“Even if a law says everybody’s going to be treated equally, it doesn’t mean that the attitudes of an individual person who might have inherited attitudes from their parents, who had from their parents, are going to change overnight,” Wasow said. “We still very much have in our policing a set of procedures and cultures that it’s not only OK to be especially aggressive towards African Americans, but also there’s a culture of fear and terror of police in black neighborhoods and among black people.”
Covid-19’s toll on black communities
While mask-wearing protestors expressed anger at police brutality against African Americans, black communities are also hit harder by the Covid-19 pandemic. A report compiled by nonpartisan research group APM Research Lab found that black people were more than twice as likely to die of Covid-19 as whites, Latinos and Asian Americans.
Public health practitioners say pandemics have a political economy element in which substandard living and working conditions connected to social inequalities produce more exposure to disease.
Racial inequalities also result in higher rates of unemployment among black workers than in white communities, a new study by research group Economic Policy Institute showed. The research revealed that while few black workers were part of the work-from-home group, the majority of black workers suffered a record number of job losses from March to May and were disproportionately employed in low-paying jobs considered essential, such as grocery, public transit and health care, leaving them with higher exposure to infection.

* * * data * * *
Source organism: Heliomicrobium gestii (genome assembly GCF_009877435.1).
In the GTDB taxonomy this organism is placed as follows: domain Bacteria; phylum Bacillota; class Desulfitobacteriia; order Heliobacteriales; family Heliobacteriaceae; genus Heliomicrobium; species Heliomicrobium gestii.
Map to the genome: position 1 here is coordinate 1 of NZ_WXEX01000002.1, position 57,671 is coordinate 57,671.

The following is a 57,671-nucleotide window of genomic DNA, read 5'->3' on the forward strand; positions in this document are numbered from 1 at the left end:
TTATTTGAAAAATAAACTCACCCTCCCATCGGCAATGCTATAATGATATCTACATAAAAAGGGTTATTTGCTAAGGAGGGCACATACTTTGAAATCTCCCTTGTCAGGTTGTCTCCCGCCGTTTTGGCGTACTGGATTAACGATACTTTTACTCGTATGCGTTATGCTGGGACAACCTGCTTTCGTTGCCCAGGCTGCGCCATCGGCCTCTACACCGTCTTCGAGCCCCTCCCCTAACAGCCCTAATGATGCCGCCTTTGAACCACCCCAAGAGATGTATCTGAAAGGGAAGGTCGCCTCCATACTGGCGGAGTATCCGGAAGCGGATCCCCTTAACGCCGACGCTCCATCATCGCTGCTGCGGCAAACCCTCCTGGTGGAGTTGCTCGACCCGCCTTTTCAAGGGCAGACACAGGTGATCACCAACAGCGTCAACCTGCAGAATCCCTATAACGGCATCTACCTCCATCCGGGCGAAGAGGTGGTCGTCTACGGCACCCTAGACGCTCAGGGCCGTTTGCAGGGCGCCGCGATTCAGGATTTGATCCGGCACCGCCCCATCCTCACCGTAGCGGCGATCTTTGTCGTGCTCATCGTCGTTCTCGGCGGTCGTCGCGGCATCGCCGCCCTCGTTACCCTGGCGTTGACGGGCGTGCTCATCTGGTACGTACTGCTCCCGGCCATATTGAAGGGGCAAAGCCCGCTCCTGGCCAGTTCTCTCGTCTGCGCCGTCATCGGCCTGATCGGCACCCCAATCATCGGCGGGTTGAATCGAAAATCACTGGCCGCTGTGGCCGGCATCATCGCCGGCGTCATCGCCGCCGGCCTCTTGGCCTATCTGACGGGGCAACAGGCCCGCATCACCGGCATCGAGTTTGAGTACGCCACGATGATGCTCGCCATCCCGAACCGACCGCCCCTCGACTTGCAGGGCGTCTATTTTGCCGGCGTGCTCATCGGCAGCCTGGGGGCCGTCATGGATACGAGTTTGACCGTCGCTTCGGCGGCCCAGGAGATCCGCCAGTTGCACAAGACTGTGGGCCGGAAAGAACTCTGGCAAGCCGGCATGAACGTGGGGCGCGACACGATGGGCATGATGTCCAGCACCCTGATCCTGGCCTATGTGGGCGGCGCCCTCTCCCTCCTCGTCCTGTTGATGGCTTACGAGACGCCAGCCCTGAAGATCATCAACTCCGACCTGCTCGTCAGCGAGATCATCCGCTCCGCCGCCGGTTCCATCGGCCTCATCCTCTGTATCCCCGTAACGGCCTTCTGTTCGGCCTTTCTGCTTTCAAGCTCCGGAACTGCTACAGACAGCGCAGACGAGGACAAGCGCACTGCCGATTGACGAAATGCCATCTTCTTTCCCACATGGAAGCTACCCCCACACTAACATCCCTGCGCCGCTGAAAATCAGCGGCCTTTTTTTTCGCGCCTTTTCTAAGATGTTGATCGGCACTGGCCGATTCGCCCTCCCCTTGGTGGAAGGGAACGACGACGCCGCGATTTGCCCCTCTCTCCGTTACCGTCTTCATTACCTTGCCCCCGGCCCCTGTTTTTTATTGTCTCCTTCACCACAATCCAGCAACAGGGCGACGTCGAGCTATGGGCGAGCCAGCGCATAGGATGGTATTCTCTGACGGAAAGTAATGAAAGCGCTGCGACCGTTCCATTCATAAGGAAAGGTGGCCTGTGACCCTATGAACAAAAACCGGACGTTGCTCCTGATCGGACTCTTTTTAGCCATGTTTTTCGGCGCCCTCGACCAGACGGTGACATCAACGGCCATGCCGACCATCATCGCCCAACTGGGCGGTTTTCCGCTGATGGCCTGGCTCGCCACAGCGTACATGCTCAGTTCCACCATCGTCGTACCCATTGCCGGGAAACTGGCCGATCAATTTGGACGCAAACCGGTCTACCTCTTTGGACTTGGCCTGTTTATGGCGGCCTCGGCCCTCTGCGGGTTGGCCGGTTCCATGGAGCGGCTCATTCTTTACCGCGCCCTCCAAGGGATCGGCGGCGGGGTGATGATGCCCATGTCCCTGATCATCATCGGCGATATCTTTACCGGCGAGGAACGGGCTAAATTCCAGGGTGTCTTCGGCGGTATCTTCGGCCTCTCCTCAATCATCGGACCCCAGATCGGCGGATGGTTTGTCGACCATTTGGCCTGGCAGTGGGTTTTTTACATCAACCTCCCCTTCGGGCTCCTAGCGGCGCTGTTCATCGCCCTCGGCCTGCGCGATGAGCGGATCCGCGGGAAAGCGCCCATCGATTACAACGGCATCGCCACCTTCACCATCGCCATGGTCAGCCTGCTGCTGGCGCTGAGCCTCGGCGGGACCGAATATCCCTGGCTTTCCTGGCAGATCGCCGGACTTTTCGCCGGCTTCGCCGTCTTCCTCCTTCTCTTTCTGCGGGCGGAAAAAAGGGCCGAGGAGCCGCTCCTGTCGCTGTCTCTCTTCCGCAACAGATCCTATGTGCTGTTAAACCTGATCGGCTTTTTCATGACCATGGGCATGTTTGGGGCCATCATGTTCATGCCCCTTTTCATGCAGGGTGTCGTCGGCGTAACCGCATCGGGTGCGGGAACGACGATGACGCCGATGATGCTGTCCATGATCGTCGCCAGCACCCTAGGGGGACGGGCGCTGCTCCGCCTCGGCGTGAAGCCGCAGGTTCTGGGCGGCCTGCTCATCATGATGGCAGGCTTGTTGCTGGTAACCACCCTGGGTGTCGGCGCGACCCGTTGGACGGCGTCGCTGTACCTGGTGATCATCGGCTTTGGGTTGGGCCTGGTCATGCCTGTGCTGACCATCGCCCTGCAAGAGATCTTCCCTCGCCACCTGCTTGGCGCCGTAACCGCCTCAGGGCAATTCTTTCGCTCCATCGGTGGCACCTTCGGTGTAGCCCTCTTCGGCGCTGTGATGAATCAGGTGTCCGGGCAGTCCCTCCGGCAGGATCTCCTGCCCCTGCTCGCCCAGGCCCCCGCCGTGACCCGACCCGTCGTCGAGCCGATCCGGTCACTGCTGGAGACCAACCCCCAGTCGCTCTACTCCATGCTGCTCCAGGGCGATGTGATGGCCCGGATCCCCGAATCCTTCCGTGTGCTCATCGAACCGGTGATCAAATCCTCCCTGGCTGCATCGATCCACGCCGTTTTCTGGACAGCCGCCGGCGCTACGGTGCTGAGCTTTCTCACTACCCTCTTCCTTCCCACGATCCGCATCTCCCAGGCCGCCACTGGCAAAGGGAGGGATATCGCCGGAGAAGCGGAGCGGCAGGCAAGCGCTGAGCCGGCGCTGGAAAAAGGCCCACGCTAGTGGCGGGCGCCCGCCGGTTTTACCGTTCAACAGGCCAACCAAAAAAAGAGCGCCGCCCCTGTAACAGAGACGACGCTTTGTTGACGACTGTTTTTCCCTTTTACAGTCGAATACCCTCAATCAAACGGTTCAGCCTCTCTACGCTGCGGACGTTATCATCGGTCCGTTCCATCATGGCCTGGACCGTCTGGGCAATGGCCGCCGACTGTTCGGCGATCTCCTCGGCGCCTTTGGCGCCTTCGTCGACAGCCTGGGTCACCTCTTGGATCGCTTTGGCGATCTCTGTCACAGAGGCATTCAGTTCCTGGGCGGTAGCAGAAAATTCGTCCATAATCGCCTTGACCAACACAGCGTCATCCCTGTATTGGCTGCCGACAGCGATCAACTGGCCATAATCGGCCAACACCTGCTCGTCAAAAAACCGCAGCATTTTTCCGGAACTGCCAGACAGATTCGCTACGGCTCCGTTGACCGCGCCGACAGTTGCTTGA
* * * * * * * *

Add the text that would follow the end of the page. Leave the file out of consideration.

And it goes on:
Trump versus Biden on protests
With five months before the presidential election in November, the nationwide unrest spurred by the killing of Floyd is hurting Trump more than his opponent, the presumptive Democratic nominee former Vice President Joe Biden. Trump was losing by a substantial margin to Biden, according to the NPR poll. Trump’s approval rate declined by 2 points since March, but his overall disapproval number jumped 5 points to 55%.
Following the clashes between protesters and police in Minneapolis, Trump tweeted, “When the looting starts, the shooting starts,” and declared himself a “president of law and order.” The tweets sent a message that he would get tough on protestors, opening the door for Biden to present a contrast.
“It might be that people say, I want change, and even though I think Trump might be kind of tougher on crime, I am just tired of the degree to which he brings chaos, and so I’m going to vote for Joe Biden who I think could bring calm and ‘law and order,’” Princeton’s Wasow said.
Biden’s campaign has quickly adapted to the development by emphasizing empathy and unity and pushing for police reforms. In a speech Tuesday in Philadelphia, Biden attacked the president’s handling of the protests and pledged that as president he wouldn’t “fan the flames of hate. I’ll seek to heal the racial wounds that have long plagued our country.”
Historian and Pulitzer Prize-winning author Rick Perlstein said that history suggests the looting and sometimes violent protests could hurt Trump in November because people usually blame disorder on the person in charge.
Lu Wen, Bai Yunpeng, Zhao Ziwen and Liu Peilin contributed to this report.
This story is derived from the cover story of the June 8 edition of Caixin Weekly magazine.
Contact reporter Denise Jia (firstname.lastname@example.org) and editor Bob Simison (email@example.com)